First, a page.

The Standard Vanguard is a car which was produced by the Standard Motor Company in Coventry, England from 1947 to 1963.
The car was announced in July 1947, was completely new, with no resemblance to the previous models, and, designed in 1945, it was Standard's first post-Second World War car and intended for export around the world. It was also the first model to carry the new Standard badge, which was a heavily stylised representation of the wings of a griffin.
In the wake of the Second World War, many potential customers in the UK and in English-speaking export markets had recently experienced several years of military or naval service, and therefore a car name related to the British Navy carried a greater resonance than it would for later generations. The name of the Standard Vanguard recalled HMS Vanguard, the last of the British Navy's battleships, launched in 1944 amid much media attention, permission to use the name involved Standard in extensive negotiations with senior Royal Navy personnel.
The styling of the car was intentionally modelled on the 1942 Plymouth (and rear view). Walter Belgrove was responsible. Early cars had deep doors that blended into the bottom of the sills. In 1952, The Motor magazine noted the Soviet Pobeda "shows a certain exterior resemblance to the Standard Vanguard". A later Russian publication claimed that the styling of the Vanguard had been in part influenced by Russian GAZ-M20 Pobeda.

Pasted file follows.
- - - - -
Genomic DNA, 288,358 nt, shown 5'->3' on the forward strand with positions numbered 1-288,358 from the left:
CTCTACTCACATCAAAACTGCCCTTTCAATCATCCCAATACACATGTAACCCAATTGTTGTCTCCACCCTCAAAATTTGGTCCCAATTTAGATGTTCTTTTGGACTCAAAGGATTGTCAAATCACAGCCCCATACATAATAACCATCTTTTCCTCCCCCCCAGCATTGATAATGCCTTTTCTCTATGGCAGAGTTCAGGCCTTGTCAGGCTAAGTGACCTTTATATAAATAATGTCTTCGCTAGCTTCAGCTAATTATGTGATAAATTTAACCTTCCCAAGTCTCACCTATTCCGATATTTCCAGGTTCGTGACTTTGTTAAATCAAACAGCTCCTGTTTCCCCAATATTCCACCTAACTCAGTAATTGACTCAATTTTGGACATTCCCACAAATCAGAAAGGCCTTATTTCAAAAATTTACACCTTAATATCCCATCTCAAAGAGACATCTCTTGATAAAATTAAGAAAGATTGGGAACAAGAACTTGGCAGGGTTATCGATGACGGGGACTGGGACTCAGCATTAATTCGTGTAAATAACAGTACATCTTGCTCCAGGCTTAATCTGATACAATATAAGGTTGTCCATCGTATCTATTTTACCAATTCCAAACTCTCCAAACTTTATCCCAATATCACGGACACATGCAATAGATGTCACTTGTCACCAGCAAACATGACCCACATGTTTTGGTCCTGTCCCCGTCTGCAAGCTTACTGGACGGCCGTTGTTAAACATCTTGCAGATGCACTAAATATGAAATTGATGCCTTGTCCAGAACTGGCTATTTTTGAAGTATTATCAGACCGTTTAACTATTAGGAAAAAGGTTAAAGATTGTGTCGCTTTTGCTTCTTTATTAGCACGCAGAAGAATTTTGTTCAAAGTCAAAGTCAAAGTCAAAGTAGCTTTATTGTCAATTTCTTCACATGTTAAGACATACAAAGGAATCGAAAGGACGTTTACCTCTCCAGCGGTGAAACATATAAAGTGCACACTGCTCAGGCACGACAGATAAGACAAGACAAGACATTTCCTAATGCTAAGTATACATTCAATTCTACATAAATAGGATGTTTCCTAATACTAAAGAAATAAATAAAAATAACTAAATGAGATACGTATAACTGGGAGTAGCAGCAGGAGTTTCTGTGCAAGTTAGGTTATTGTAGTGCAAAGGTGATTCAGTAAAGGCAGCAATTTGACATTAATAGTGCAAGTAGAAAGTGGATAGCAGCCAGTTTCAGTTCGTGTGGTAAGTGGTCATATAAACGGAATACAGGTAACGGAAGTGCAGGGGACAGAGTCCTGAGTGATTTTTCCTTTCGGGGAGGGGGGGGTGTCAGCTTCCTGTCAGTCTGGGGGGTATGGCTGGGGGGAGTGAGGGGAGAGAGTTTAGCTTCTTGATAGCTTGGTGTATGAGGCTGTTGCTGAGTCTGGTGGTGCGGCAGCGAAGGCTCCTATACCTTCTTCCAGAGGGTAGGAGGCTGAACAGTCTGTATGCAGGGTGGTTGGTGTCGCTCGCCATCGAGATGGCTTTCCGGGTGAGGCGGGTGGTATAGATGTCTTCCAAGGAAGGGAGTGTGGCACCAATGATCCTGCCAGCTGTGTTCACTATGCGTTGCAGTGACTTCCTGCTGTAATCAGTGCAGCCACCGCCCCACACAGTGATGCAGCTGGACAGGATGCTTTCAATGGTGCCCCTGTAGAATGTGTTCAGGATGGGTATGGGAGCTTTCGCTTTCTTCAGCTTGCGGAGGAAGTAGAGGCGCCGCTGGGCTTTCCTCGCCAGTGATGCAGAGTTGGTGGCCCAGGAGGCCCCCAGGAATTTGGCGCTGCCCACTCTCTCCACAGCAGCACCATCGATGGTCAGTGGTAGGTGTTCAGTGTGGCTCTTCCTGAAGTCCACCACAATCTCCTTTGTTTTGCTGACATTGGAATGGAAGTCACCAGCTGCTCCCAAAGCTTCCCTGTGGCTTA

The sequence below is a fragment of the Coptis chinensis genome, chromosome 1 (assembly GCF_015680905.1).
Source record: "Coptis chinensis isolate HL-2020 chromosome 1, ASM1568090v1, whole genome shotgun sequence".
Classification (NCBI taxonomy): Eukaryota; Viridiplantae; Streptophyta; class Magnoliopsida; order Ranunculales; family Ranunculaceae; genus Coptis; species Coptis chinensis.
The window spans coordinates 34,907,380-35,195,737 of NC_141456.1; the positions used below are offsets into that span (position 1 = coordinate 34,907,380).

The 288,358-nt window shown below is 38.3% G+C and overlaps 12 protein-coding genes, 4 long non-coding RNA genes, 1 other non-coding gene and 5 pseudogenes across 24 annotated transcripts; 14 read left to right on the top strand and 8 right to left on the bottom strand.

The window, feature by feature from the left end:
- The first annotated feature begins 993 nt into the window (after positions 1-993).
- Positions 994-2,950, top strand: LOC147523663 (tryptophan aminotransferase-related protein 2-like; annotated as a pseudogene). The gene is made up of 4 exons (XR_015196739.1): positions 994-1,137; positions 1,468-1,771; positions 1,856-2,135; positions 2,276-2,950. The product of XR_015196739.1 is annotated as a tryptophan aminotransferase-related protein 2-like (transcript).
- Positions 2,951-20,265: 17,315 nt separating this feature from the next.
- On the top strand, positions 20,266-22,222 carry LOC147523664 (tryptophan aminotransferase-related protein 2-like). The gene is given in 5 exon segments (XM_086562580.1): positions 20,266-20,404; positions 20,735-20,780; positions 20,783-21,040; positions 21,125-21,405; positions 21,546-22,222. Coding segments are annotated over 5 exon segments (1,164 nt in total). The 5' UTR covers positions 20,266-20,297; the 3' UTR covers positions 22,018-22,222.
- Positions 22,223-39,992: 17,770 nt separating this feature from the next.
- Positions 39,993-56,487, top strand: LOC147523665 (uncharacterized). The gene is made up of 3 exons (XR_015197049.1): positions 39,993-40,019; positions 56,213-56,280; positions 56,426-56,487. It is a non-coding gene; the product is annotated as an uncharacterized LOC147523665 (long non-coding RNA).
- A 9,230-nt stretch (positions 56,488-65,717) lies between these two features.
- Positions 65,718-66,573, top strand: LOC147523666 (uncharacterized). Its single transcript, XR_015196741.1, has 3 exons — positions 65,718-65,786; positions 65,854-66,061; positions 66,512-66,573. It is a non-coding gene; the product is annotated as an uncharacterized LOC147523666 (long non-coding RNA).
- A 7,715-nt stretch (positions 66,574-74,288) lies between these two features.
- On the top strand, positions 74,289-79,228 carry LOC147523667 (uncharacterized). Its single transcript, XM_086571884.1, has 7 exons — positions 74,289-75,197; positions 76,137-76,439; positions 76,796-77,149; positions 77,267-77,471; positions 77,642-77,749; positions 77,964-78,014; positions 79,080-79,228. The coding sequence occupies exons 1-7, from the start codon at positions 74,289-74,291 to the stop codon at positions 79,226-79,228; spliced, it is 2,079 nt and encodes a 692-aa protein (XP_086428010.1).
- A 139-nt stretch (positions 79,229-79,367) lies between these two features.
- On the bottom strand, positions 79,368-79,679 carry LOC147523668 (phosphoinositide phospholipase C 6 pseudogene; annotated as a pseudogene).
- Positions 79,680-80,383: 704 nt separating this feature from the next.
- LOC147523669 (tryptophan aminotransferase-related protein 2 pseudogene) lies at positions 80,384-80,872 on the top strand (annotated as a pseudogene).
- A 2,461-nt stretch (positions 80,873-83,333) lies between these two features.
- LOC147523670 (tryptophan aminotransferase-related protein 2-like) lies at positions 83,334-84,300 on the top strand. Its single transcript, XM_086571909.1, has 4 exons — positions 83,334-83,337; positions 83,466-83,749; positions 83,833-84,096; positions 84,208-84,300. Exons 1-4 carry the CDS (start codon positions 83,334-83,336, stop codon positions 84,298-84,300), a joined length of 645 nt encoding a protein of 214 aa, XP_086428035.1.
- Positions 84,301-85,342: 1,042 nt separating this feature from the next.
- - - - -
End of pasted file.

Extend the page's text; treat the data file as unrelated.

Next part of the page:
The Vanguard was first exhibited to the public at the Brussels Motor Show in February 1948. It began to come off the assembly lines in the middle of 1948 but all production was allotted to the export trade. An estate car and a utility pick up version were announced in September, and then a 12 cwt delivery van. Aprons were fitted over the Vanguard's rear wheels from September 1949.
Later cars had shallower doors. In 1950, the Vanguard and the Triumph Renown were the first cars to be fitted with a Laycock de Normanville clutchless overdrive controlled from the gearlever. The Phase 2 car was available with the Laycock overdrive that operated on the second and third gears of the three-speed transmission, creating, in effect, a five-speed gearbox.
Chassis and running gear
The car used a conventional chassis on which was mounted the slab sided body. The chassis was later used by the Triumph 2000 roadster. Suspension was independent at the front with coil springs, and a live axle and leaf springs at the rear. Front and rear anti-roll bars were fitted. The brakes were hydraulic with 9-inch (228 mm) drums all round, and to make the most of the interior space a column gear change was used initially on the right of the steering wheel then later on the left.
The same wet liner engine was used throughout the range until the advent of the Six model in 1960, and was an overhead-valve unit of 85 mm (3.3 in) bore and 92 mm (3.6 in) stroke with single Solex downdraught carburettor. Wet cylinder liners were fitted. The engine was essentially the same as that made by Standard for the Ferguson tractor, with some changes for automobile use.
At first, the transmission included a three-speed gearbox with synchromesh on all forward ratios, controlled using a column-mounted lever. The option of Laycock-de-Normanville overdrive was announced at the end of 1949 and became available in June 1950, priced for UK buyers at slightly under £45 including purchase tax. Laycock overdrives were cable operated on top gear until 1954 when an electric solenoid was added.
Broadening the range of available bodies
An estate car joined the range in 1950 and, for Belgium only, some convertibles were made by the Impéria coach-building company.
Road test data
A car tested by The Motor magazine in 1949 had a top speed of 78.7 mph (126.7 km/h) and could accelerate from 0–60 mph (97 km/h) in 21.5 seconds. A fuel consumption of 22.9 miles per imperial gallon (12.3 L/100 km; 19.1 mpg‑US) was recorded. The test car cost £671 including taxes.